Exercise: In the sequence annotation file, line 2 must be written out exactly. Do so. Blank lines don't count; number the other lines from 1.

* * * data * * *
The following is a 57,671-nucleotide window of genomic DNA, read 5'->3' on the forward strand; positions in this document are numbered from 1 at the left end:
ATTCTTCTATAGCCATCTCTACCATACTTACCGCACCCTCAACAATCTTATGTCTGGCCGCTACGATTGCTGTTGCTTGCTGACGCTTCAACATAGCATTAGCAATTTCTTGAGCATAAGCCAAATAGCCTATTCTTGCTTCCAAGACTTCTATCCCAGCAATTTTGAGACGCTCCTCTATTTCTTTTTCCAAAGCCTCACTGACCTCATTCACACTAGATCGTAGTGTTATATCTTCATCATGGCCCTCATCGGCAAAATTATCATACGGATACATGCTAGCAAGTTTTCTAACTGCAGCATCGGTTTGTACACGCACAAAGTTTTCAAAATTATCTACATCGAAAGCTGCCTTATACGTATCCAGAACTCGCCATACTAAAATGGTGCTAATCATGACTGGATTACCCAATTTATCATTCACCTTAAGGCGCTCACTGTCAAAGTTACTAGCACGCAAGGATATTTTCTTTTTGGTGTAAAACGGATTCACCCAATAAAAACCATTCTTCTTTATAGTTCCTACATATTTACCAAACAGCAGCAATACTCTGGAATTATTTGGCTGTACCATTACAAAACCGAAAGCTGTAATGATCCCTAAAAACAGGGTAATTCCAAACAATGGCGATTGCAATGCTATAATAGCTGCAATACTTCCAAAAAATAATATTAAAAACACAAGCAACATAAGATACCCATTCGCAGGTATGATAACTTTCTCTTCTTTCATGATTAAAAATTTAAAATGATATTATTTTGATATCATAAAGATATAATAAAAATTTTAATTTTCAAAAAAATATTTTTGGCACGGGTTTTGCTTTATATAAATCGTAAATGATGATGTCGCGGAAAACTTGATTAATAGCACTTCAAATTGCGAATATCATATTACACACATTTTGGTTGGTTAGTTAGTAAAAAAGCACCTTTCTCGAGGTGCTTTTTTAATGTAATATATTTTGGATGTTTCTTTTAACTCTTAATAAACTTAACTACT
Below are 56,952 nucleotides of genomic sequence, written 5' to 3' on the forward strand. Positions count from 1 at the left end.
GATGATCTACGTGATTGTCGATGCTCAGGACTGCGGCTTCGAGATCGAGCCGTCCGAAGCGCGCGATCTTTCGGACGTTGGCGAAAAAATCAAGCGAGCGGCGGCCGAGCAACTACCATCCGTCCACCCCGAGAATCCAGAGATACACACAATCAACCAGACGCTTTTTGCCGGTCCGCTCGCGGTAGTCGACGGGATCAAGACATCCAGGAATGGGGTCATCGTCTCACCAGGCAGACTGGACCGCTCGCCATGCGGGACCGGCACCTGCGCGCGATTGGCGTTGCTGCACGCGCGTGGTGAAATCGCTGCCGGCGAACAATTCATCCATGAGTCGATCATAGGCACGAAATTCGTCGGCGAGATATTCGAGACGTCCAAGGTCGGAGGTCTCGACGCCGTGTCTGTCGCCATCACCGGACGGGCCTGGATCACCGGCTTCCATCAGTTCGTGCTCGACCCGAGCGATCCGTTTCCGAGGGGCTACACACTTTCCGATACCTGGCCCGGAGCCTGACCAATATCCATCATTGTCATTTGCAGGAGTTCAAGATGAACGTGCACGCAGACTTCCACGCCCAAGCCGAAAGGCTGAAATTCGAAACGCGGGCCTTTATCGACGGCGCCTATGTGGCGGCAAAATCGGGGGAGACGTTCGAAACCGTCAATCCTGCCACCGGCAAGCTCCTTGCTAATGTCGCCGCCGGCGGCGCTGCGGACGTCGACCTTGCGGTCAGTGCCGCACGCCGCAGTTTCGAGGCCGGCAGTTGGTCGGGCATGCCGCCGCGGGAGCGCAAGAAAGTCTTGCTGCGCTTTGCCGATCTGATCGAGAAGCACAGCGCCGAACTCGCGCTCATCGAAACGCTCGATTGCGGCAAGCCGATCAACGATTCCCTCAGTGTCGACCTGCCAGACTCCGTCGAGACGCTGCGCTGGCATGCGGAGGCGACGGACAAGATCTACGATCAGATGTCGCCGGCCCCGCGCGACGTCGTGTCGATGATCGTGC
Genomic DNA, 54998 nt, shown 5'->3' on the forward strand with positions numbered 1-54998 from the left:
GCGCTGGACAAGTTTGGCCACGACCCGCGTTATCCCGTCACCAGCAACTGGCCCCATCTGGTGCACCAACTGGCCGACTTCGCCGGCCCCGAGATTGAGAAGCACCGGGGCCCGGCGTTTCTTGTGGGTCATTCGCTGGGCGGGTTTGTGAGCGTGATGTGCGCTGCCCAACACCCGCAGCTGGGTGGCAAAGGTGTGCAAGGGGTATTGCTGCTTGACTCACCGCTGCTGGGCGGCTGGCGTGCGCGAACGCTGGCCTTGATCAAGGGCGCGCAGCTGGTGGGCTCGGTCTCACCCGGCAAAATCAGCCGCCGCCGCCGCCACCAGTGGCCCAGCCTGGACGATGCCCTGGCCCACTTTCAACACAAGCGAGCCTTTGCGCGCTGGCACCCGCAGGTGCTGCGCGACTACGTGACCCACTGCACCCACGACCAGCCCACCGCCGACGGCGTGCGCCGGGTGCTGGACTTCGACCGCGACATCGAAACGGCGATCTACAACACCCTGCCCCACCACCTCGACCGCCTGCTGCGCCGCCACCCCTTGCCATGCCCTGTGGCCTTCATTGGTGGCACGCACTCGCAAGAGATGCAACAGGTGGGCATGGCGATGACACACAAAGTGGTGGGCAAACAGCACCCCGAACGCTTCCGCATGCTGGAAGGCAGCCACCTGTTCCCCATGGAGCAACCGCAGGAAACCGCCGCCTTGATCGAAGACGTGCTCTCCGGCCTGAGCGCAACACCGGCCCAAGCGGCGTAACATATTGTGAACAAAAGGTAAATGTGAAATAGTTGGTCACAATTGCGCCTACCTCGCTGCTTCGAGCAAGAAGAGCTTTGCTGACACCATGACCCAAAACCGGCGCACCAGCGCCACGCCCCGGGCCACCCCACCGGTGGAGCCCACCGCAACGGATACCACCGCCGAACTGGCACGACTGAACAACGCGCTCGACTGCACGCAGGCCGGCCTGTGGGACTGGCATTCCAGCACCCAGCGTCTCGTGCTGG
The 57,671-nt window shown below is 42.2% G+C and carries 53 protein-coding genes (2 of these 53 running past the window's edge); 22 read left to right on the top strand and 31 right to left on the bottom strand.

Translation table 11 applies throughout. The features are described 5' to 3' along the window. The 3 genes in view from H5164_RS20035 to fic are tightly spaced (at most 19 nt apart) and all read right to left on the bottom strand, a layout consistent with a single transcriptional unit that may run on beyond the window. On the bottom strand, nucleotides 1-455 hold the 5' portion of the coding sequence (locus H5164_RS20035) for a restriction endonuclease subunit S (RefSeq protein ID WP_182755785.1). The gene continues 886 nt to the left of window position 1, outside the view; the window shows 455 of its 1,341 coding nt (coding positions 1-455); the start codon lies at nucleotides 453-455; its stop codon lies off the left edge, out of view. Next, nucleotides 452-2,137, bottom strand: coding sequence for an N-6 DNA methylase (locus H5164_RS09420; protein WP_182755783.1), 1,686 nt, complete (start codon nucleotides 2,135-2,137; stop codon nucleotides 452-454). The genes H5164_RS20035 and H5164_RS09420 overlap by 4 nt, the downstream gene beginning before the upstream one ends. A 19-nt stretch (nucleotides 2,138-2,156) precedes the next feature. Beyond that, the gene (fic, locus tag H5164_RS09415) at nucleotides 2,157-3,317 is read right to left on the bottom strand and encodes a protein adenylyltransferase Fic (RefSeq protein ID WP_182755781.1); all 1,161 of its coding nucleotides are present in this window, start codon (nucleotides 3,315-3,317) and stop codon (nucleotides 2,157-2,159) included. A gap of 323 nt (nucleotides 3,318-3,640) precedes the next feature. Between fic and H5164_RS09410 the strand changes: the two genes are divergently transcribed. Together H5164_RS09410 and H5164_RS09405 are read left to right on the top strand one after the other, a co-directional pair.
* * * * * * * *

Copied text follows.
ATTCTTCTATAGCCATCTCTACCATACTTACCGCACCCTCAACAATCTTATGTCTGGCCGCTACGATTGCTGTTGCTTGCTGACGCTTCAACATAGCATTAGCAATTTCTTGAGCATAAGCCAAATAGCCTATTCTTGCTTCCAAGACTTCTATCCCAGCAATTTTGAGACGCTCCTCTATTTCTTTTTCCAAAGCCTCACTGACCTCATTCACACTAGATCGTAGTGTTATATCTTCATCATGGCCCTCATCGGCAAAATTATCATACGGATACATGCTAGCAAGTTTTCTAACTGCAGCATCGGTTTGTACACGCACAAAGTTTTCAAAATTATCTACATCGAAAGCTGCCTTATACGTATCCAGAACTCGCCATACTAAAATGGTGCTAATCATGACTGGATTACCCAATTTATCATTCACCTTAAGGCGCTCACTGTCAAAGTTACTAGCACGCAAGGATATTTTCTTTTTGGTGTAAAACGGATTCACCCAATAAAAACCATTCTTCTTTATAGTTCCTACATATTTACCAAACAGCAGCAATACTCTGGAATTATTTGGCTGTACCATTACAAAACCGAAAGCTGTAATGATCCCTAAAAACAGGGTAATTCCAAACAATGGCGATTGCAATGCTATAATAGCTGCAATACTTCCAAAAAATAATATTAAAAACACAAGCAACATAAGATACCCATTCGCAGGTATGATAACTTTCTCTTCTTTCATGATTAAAAATTTAAAATGATATTATTTTGATATCATAAAGATATAATAAAAATTTTAATTTTCAAAAAAATATTTTTGGCACGGGTTTTGCTTTATATAAATCGTAAATGATGATGTCGCGGAAAACTTGATTAATAGCACTTCAAATTGCGAATATCATATTACACACATTTTGGTTGGTTAGTTAGTAAAAAAGCACCTTTCTCGAGGTGCTTTTTTAATGTAATATATTTTGGATGTTTCTTTTAACTCTTAATAAACTTAACTACT